That’s why detailed market information and location intelligence played a pivotal role in the company’s decision to open its largest stores to date even during the pandemic. These 100,000-square-foot locations in New York and Tennessee feature indoor rock-climbing walls, golf simulators, a juice café, and an outdoor track. Both opened in summer 2021.
As a Harvard Business Review piece recently noted, a desire for post-pandemic in-person social experiences has the potential to drive shoppers back to stores.
Lessons Location Can Teach
In a very different scenario, a geographic analysis might have helped save Family Video, a chain of video rental stores, from going out of business. Geographers studying the chain’s demise by using location intelligence discovered lessons that may benefit other retailers.
Complementary co-tenants (think restaurants and a drug stores) make a positive difference, while vacancies and dark stores generate negative sentiment and reduced foot traffic. The study’s authors suggest that even if nearby stores are shuttered, the still-open business could shift to e-commerce, turning the space into a fulfillment center. The implication is that a shift from being an open storefront to an e-commerce hub for online orders could have helped Family Video.
As the study indicates, hidden patterns emerge when data is presented in a geographic context, explaining what is happening where and why. In Family Video’s case, the analysts observed that its stores in high-traffic, densely populated areas, were paradoxically among the poorest performers. This was due to more influential, better-known competitors that were nearby, while rural locations, which were not service by these competitors, offered more opportunity. Armed with this information, the chain might have survived by targeting moderate-demand areas with customers who had fewer choices.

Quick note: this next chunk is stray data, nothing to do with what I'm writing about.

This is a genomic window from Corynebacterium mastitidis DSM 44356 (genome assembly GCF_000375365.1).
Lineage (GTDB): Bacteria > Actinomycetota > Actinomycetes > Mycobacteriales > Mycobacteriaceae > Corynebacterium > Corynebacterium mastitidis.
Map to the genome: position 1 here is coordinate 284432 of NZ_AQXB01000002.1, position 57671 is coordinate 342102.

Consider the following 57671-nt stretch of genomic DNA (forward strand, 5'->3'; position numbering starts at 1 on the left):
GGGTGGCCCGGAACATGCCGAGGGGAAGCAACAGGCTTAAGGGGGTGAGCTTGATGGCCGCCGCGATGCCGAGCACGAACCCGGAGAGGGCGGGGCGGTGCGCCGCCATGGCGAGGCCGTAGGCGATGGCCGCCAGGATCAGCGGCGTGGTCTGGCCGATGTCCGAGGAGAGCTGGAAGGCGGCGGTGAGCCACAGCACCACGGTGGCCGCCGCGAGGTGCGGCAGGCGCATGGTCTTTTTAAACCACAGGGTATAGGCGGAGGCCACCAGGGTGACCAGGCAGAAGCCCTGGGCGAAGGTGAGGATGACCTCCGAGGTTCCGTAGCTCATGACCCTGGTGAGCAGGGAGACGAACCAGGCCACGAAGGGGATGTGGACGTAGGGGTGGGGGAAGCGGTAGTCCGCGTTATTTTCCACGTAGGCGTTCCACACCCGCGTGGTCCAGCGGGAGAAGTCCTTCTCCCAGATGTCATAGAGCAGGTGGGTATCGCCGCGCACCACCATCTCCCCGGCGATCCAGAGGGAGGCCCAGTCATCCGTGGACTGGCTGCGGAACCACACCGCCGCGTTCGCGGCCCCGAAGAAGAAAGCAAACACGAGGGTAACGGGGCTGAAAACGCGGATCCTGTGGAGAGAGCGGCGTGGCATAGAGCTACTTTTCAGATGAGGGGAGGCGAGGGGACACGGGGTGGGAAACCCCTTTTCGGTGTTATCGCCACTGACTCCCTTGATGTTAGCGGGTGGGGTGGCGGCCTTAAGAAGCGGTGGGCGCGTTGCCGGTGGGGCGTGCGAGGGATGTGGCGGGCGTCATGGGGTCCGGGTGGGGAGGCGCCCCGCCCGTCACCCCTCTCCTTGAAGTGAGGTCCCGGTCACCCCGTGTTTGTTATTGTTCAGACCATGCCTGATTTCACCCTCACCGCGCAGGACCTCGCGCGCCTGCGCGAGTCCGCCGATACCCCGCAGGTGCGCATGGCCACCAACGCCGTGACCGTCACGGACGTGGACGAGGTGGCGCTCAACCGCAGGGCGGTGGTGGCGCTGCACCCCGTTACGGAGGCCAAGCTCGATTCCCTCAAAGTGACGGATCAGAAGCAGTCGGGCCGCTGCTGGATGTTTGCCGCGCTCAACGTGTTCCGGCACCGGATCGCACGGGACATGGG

Evolving for the Future
Consumer spending on ordering groceries online dropped each month between April and June, and year-over-year. Prior to the pandemic consumers spent more on food away from home than at grocery stores. Similar upticks in spending at bricks-and-mortar retailers are being seen across the industry as communities recover from the economic downturn associated with COVID-19.
Yet, even as traffic returns to stores, retailers will need to be vigilant about understanding how consumers are re-evaluating what’s important to them, where, when and how they spend their dollars. Curbside pickup has become a popular option and has evolved to include in-vehicle delivery and loading into trunks. Extended services and pick-up/delivery convenience is not going away any time soon. Ernst & Young’s EY Future Consumer Index indicates 37 percent of US consumers intend to buy online and pick up in store more often. New innovations include temperature-controlled locker technology that can be strategically located closer to where customers may work, such as transit centers and convenient roadside locations. Location intelligence is frequently used to optimize where the lockers should be placed, proximity to fulfillment centers, and delivery routes.
The pandemic wrought lasting changes to consumer habits, expectations, and attitudes. It also reinforced the need for physical spaces that can be augmented by digital engagement, convenience, and experience. The brands that have evolved and continue to do so, will reap the benefits and outperform laggards. The new era that is being ushered in, ultimately promises to be a better one for retailers and customers alike. An ecosystem of commerce less reliant on a single way of doing business and historic norms, is one in which retailers will be more resilient, innovative, experience-centric, and successful.